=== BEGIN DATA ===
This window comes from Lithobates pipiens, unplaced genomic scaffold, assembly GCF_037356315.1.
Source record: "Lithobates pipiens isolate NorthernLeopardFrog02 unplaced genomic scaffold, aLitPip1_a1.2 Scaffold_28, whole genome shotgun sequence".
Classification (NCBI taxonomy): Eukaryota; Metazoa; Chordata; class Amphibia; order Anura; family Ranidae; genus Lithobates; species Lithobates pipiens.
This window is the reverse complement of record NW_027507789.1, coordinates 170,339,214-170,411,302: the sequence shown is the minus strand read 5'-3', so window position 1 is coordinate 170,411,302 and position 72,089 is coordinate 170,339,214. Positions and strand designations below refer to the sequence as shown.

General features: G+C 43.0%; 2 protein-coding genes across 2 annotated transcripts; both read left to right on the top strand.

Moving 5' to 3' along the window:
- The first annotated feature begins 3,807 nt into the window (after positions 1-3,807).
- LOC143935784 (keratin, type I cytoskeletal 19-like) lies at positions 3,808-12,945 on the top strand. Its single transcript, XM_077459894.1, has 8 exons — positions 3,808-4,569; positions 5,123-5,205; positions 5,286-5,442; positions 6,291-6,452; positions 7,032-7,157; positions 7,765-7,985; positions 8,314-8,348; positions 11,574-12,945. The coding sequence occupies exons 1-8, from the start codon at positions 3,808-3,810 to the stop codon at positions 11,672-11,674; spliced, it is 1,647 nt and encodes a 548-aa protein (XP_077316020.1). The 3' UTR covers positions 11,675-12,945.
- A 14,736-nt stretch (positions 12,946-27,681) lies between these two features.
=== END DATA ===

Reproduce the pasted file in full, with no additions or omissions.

This window comes from Lithobates pipiens, unplaced genomic scaffold, assembly GCF_037356315.1.
Source record: "Lithobates pipiens isolate NorthernLeopardFrog02 unplaced genomic scaffold, aLitPip1_a1.2 Scaffold_28, whole genome shotgun sequence".
Classification (NCBI taxonomy): Eukaryota; Metazoa; Chordata; class Amphibia; order Anura; family Ranidae; genus Lithobates; species Lithobates pipiens.
This window is the reverse complement of record NW_027507789.1, coordinates 170,339,214-170,411,302: the sequence shown is the minus strand read 5'-3', so window position 1 is coordinate 170,411,302 and position 72,089 is coordinate 170,339,214. Positions and strand designations below refer to the sequence as shown.

General features: G+C 43.0%; 2 protein-coding genes across 2 annotated transcripts; both read left to right on the top strand.

Moving 5' to 3' along the window:
- The first annotated feature begins 3,807 nt into the window (after positions 1-3,807).
- LOC143935784 (keratin, type I cytoskeletal 19-like) lies at positions 3,808-12,945 on the top strand. Its single transcript, XM_077459894.1, has 8 exons — positions 3,808-4,569; positions 5,123-5,205; positions 5,286-5,442; positions 6,291-6,452; positions 7,032-7,157; positions 7,765-7,985; positions 8,314-8,348; positions 11,574-12,945. The coding sequence occupies exons 1-8, from the start codon at positions 3,808-3,810 to the stop codon at positions 11,672-11,674; spliced, it is 1,647 nt and encodes a 548-aa protein (XP_077316020.1). The 3' UTR covers positions 11,675-12,945.
- A 14,736-nt stretch (positions 12,946-27,681) lies between these two features.